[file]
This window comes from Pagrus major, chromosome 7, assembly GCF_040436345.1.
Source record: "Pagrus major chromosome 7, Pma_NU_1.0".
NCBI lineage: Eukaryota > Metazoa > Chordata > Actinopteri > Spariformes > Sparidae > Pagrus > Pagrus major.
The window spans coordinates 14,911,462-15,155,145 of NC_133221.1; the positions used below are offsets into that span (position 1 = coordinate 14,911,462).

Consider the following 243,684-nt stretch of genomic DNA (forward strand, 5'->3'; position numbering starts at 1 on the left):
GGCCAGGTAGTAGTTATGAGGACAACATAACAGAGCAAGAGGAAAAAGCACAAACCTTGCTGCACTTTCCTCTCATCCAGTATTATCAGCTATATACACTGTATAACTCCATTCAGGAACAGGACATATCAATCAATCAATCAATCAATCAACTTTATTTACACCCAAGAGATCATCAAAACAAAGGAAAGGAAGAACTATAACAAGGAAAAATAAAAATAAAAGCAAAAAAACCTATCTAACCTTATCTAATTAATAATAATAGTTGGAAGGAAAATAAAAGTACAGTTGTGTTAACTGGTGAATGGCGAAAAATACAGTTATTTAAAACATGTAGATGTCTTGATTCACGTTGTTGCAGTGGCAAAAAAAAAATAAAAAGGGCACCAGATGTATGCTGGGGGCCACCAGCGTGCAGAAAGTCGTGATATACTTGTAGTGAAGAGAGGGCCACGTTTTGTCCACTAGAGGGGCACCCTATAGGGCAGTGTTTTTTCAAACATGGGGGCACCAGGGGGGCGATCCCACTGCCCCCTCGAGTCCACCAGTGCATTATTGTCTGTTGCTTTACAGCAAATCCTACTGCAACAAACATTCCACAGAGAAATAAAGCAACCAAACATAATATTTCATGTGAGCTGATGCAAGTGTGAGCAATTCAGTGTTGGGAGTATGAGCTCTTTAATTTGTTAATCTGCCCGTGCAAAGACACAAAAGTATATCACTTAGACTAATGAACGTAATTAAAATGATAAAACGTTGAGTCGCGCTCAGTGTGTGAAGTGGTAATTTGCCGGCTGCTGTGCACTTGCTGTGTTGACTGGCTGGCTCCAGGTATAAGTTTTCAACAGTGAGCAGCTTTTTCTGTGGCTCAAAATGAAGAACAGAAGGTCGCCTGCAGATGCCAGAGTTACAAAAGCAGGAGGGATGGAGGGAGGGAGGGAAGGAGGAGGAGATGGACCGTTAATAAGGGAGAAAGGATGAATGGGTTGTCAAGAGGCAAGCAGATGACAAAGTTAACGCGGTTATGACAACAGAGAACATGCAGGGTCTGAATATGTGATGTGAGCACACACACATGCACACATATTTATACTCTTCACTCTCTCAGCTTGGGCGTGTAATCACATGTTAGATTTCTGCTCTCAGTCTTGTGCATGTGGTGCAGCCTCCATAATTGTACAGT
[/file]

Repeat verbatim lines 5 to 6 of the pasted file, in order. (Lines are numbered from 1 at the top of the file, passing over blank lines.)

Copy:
Consider the following 243,684-nt stretch of genomic DNA (forward strand, 5'->3'; position numbering starts at 1 on the left):
GGCCAGGTAGTAGTTATGAGGACAACATAACAGAGCAAGAGGAAAAAGCACAAACCTTGCTGCACTTTCCTCTCATCCAGTATTATCAGCTATATACACTGTATAACTCCATTCAGGAACAGGACATATCAATCAATCAATCAATCAATCAACTTTATTTACACCCAAGAGATCATCAAAACAAAGGAAAGGAAGAACTATAACAAGGAAAAATAAAAATAAAAGCAAAAAAACCTATCTAACCTTATCTAATTAATAATAATAGTTGGAAGGAAAATAAAAGTACAGTTGTGTTAACTGGTGAATGGCGAAAAATACAGTTATTTAAAACATGTAGATGTCTTGATTCACGTTGTTGCAGTGGCAAAAAAAAAATAAAAAGGGCACCAGATGTATGCTGGGGGCCACCAGCGTGCAGAAAGTCGTGATATACTTGTAGTGAAGAGAGGGCCACGTTTTGTCCACTAGAGGGGCACCCTATAGGGCAGTGTTTTTTCAAACATGGGGGCACCAGGGGGGCGATCCCACTGCCCCCTCGAGTCCACCAGTGCATTATTGTCTGTTGCTTTACAGCAAATCCTACTGCAACAAACATTCCACAGAGAAATAAAGCAACCAAACATAATATTTCATGTGAGCTGATGCAAGTGTGAGCAATTCAGTGTTGGGAGTATGAGCTCTTTAATTTGTTAATCTGCCCGTGCAAAGACACAAAAGTATATCACTTAGACTAATGAACGTAATTAAAATGATAAAACGTTGAGTCGCGCTCAGTGTGTGAAGTGGTAATTTGCCGGCTGCTGTGCACTTGCTGTGTTGACTGGCTGGCTCCAGGTATAAGTTTTCAACAGTGAGCAGCTTTTTCTGTGGCTCAAAATGAAGAACAGAAGGTCGCCTGCAGATGCCAGAGTTACAAAAGCAGGAGGGATGGAGGGAGGGAGGGAAGGAGGAGGAGATGGACCGTTAATAAGGGAGAAAGGATGAATGGGTTGTCAAGAGGCAAGCAGATGACAAAGTTAACGCGGTTATGACAACAGAGAACATGCAGGGTCTGAATATGTGATGTGAGCACACACACATGCACACATATTTATACTCTTCACTCTCTCAGCTTGGGCGTGTAATCACATGTTAGATTTCTGCTCTCAGTCTTGTGCATGTGGTGCAGCCTCCATAATTGTACAGT